It is looking more and more like 2016 will extend Miami’s playoff absence drought by another year, as the Marlins have lost nine of their last ten games and dropped below .500 for the first time since late April.
So, it might be about time to start looking ahead to 2017 and beyond. Upper management has made it clear that they want this club to succeed, as they were one of the most active teams looking to add talent before the Trade Deadline this summer.
At this time, it appears as though their efforts might have been in vain as Miami is five games back of the second Wild Card and struggling on both sides of the ball. The Marlins have lacked the depth this season to remain competitive once the slew of injuries hit and held key players on the sidelines for extended periods of time.
If the Marlins are to finish anywhere near the postseason spots in 2017, they need a much deeper rotation, as that has been their Achilles heel all year long. Miami has used 13 different starters this season and struggled to find consistent success, just like they did in 2014 and 2015. In comparison, the 89-48 Cubs have only used nine different starters, and all five main members of their rotation have made at least 25 starts (only Tom Koehler and Jose Fernandez have achieved that feat for Miami).
Just how will the Marlins bolster their rotation and add starting depth for 2017? With the lack of MLB-caliber pitching prospects in the farm system to call upon or use as trade bait, Miami’s only option is to hit the free agent market.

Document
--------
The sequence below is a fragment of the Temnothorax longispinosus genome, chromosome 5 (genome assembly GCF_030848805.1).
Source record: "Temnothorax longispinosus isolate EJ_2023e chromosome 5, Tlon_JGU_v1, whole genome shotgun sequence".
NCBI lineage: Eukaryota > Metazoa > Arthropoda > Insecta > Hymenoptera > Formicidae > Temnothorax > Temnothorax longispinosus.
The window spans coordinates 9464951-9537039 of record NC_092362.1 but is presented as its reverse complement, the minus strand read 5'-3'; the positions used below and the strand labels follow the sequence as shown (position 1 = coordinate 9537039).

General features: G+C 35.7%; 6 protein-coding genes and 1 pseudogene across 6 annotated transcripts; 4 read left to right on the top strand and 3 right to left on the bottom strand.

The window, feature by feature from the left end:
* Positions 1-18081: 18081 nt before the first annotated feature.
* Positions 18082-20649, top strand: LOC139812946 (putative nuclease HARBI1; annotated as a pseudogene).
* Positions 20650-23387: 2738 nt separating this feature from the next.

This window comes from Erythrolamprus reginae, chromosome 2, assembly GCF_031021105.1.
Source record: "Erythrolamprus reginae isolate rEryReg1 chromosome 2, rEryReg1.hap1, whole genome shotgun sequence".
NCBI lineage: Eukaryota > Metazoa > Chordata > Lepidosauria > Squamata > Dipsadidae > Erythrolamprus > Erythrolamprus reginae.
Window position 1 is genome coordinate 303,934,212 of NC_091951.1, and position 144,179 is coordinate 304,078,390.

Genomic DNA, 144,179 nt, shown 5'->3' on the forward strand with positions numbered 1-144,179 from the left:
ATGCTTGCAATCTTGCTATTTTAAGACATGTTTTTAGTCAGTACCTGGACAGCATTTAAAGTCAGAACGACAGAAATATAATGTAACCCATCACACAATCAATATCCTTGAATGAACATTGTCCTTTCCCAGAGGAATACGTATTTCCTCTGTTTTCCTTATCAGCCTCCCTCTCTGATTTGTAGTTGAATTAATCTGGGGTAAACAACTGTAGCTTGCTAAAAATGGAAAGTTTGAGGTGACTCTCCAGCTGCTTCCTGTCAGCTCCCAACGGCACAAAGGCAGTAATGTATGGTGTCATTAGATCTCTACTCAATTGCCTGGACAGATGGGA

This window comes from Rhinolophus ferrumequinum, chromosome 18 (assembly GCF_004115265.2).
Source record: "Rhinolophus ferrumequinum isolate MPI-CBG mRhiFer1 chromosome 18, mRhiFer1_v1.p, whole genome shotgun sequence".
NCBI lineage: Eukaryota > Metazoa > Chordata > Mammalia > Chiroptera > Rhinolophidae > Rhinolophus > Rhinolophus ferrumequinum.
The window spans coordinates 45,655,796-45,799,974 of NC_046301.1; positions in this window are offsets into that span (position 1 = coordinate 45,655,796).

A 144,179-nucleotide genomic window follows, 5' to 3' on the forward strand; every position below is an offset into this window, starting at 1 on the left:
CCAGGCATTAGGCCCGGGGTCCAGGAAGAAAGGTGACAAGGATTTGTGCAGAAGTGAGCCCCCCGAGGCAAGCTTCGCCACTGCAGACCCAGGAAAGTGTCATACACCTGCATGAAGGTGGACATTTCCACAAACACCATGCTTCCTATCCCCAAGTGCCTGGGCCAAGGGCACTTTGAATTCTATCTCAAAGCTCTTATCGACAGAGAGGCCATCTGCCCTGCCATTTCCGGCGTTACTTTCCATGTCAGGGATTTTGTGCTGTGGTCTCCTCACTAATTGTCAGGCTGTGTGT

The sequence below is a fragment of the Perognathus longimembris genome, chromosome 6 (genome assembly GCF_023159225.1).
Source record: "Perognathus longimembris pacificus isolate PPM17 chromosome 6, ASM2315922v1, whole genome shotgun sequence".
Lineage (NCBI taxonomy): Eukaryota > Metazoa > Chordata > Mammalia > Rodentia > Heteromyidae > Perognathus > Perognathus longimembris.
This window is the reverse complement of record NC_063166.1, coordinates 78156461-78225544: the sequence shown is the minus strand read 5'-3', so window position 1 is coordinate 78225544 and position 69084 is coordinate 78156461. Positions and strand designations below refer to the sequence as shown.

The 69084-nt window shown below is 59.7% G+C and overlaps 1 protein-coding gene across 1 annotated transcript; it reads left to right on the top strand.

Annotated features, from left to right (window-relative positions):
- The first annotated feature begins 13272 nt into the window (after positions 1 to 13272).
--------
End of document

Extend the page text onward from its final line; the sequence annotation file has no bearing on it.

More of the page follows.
With the likes of Doug Fister, Jeremy Hellickson and Ivan Nova set to be on the market this winter, there are options out there to improve Miami’s starting pitching core. It is just going to be a case of how much Marlins owner Jeffrey Loria is willing to spend. Another everyday first baseman would not go a miss either, and there are various free agent options at that position as well.
The Marlins have put themselves in a difficult position. The big league roster needs another piece or two to transition from ‘good’ to 'great’, but the lack of a farm system means that acquiring those pieces is limited to the expensive and treacherous free agent market.
If the injury bug did not decide to reside in Miami all season long, then the Marlins would have had a serious chance to punch their postseason ticket for the first time since 2003. However, injuries are a part of baseball, and the team was simply not prepared to deal with them.
Alternatively, the Marlins could start again and trade away anyone not signed to an extension to restock the farm system and let it develop into a World Series team, just like the Cubs have done. I hear that the (probably) un-extendable Jose Fernandez would bring in quite the haul.
Less ‘fire sale’, and more ‘tactical re-modelling’. It would not yield immediate success, but it would probably lead to more championships down the line.
That’s what we would have to tell ourselves, anyway.